4th Annual Cinemoi Cinefashion Film Awards honor Dionne Warwick and Donna Karan
By: Audrey Rock
Hollywood, California (The Hollywood Times) 10/12/2017 – “I wasn’t really fashionable when I was rapping, that’s why I stopped rapping,” he laughed. “I think that the environment that rap brought me into is what made me understand fashion a little bit better.” Akon told The Hollywood Times.
Now well indoctrinated into the fashion world, out of his baggy clothing, and presenting for the Cinefashion Film Awards, Akon told THT that his favorite designer is Roberto Cavalli.
The Cinemoi Cinefashion Film Awards, this year honoring Donna Karan, Rosanna Arquette, and Dionne Warwick, gave virtually every sector in the entertainment industry an opportunity to consider how fashion influences their careers. Whether it’s Karan herself, for whom fashion has been the epoch, or Akon, for whom fashion didn’t appear to matter at all at one point–fashion ultimately winds up playing a part.
On the red carpet at Hollywood’s historic El Capitan theatre on the Walk of Fame, Akon admitted to wearing his very first tuxedo among Hollywood’s elite for the event–a smooth velvet number with a red bowtie. Akon, incidentally, is one of those reasons premieres and events along Hollywood Boulevard turn into spectator sports for tourists, who jammed themselves against barricades to see the stars walk the carpet, and were ultimately swept off the street just prior to Donna Karan’s arrival. Fashion week especially seemed to have brought out a fanatical crowd.
American Horror Story: Cult director Miguel Sagaz talked with THT about why fashion is so important in the horror genre over the roar of the fans. “Fashion plays a very strong character in any genre,” Sagaz said. “But in horror, specifically, it’s basic to tell the story, especially in a different time.”
Sagaz gushed over the opportunity to work on the iconic series and with the designers attached to the program. “I have to say, I got to work with some incredible designers,” he said. “Everyone in this show is super talented. It was an honor for me just stepping on to the set. It was surreal, and really truthfully, one of the best experiences I’ve had in my life.”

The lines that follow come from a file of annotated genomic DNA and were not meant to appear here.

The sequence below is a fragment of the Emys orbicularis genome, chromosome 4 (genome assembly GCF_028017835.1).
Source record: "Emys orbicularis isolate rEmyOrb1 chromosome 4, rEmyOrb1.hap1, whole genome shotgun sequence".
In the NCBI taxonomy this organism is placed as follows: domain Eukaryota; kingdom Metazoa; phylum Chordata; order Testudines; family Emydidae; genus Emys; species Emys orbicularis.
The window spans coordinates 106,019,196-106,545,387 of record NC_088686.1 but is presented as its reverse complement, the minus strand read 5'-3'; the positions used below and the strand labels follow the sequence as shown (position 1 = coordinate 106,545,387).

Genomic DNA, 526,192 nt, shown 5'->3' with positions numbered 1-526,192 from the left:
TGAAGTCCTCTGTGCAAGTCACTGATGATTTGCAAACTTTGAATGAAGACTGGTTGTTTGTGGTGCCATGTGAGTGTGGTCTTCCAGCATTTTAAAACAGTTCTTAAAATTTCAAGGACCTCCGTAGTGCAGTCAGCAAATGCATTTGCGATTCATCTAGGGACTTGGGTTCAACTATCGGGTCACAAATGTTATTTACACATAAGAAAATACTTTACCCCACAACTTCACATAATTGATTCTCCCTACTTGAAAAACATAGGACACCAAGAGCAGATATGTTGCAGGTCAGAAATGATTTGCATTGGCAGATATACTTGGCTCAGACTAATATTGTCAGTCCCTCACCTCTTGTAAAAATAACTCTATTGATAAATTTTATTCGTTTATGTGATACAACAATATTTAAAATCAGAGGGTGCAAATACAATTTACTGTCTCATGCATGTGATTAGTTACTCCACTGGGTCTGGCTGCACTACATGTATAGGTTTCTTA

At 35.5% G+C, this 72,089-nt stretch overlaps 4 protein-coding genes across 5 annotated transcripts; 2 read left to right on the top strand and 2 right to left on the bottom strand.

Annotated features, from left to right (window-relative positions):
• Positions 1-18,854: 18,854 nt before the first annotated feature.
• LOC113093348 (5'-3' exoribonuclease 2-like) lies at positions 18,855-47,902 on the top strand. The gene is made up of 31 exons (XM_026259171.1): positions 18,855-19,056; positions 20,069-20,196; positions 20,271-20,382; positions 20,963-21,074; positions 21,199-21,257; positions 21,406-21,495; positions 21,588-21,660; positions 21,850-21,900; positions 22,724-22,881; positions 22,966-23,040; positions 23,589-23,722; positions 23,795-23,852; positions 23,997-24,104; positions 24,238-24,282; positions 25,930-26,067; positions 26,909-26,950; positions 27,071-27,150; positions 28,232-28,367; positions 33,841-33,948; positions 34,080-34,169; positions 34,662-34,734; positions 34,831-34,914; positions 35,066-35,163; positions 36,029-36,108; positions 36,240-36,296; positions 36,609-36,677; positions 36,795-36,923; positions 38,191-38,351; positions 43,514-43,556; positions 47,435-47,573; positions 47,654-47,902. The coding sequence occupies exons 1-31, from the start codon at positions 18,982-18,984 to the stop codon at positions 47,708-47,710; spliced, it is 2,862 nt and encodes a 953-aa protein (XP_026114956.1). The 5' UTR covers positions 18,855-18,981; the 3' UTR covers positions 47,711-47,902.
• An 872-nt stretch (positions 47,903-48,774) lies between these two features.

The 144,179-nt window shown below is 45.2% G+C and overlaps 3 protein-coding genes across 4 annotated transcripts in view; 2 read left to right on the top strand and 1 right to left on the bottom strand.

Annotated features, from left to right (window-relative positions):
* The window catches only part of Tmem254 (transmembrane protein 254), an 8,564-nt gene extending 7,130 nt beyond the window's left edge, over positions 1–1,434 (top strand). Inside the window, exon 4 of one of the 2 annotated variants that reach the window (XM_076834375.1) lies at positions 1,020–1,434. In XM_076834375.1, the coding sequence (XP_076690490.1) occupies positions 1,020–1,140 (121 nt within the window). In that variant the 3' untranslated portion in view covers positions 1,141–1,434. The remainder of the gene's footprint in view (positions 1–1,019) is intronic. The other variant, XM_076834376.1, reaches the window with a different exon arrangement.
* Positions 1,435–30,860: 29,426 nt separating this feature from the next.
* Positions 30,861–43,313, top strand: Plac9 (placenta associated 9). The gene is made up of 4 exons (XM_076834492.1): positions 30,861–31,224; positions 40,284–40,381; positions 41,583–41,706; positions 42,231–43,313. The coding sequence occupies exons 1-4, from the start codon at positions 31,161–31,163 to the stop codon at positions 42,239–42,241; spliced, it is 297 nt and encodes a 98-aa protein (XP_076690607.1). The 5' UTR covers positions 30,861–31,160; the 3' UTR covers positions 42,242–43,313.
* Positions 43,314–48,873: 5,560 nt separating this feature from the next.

Sagaz had trouble narrowing down his favorite designers– “I have many to list–it depends on what they’re working for,” but he did mention Dior and Calvin Klein, among others.
The carpet was a dizzying powerhouse of A list and socialite glitterati–Carmen Electra, Ed Begley Jr, Melanie Griffith, Maria Bello, Tara Reid, and Donna Karan all made appearances before heading inside. (Blac Chyna was scheduled to appear, but was a no-show.)
The theme was “A Tribute to the Ziegfield Follies,” and the show opened with prelude organ music; after which dancing chorus girls in elaborate white feathered costumes, led by a boisterously singing Obba Babatunde, performed.
Other performances included 80’s icon Stevie Wonder (who, alongside actress Beverly Todd, presented the timeless icon award to Dionne Warwick) singing “You Won’t Get to Heaven (If You Break My Heart).” And an evening gown showcase of Adolfo Sanchez’s designs set to a live performance by rapper Nicky D. Sanchez was the recipient of the emerging designer award.
“Dionne Warwick and I have shared some very special moments together in this industry,” said Wonder. “But throughout life, we’ve always had each other’s back; through the highs and lows. That’s what friends are for!” Akon also present the Peace Icon Award to Forest Whitaker, who was not present. “It’s about how we treat each other, how we speak to each other, how we respect each other, how we don’t judge each other,” said Akon. “And how we look at each other from the standpoint of understanding that that person’s equal to me.”
Actress and director Rosanna Arquette received the CineSpotlight award for her web series episode “:DRYVRS: Bob’s Direction Home.” Melanie Griffith had been scheduled to present the award to Arquette but had broken her toe and left the ceremony. Rosanna paid tribute to Alexis Arquette, (who died a year ago on September 11, 2016,) and dedicated her award to Tom Petty.
The final major award was given to iconoclastic fashion designer Donna Karan, presented by actress Maria Bello. “I was a 22-year-old struggling feminist actress in New York City,” said Bello. “And I’m sure, like many of you here, the first image I ever had of a female president was in 1992, in a glossy magazine ad.
And it was called ‘In Women We Trust’ By Donna Karan.” Bello’s remarks were met with enthusiastic applause.
Karan herself took the stage, wearing sunglasses, and made remarks regarding the Las Vegas shootings. “Enough is enough,” she said. “How many times do we have to hear the story? It’s not going to happen by our presidency. It’s going to happen by every one of you sitting here tonight…so I ask you all; each and every one of us, to stand up, love, and do what you can to help change this world.”
The show’s hosts were “The Real’s” Adrienne Bailon and entertainment commentator AJ Gibson. Proceeds from the event go to the nonprofit group Children Uniting Nations. The show, complete with all award winners, will air October 29th on Cinemoi Network.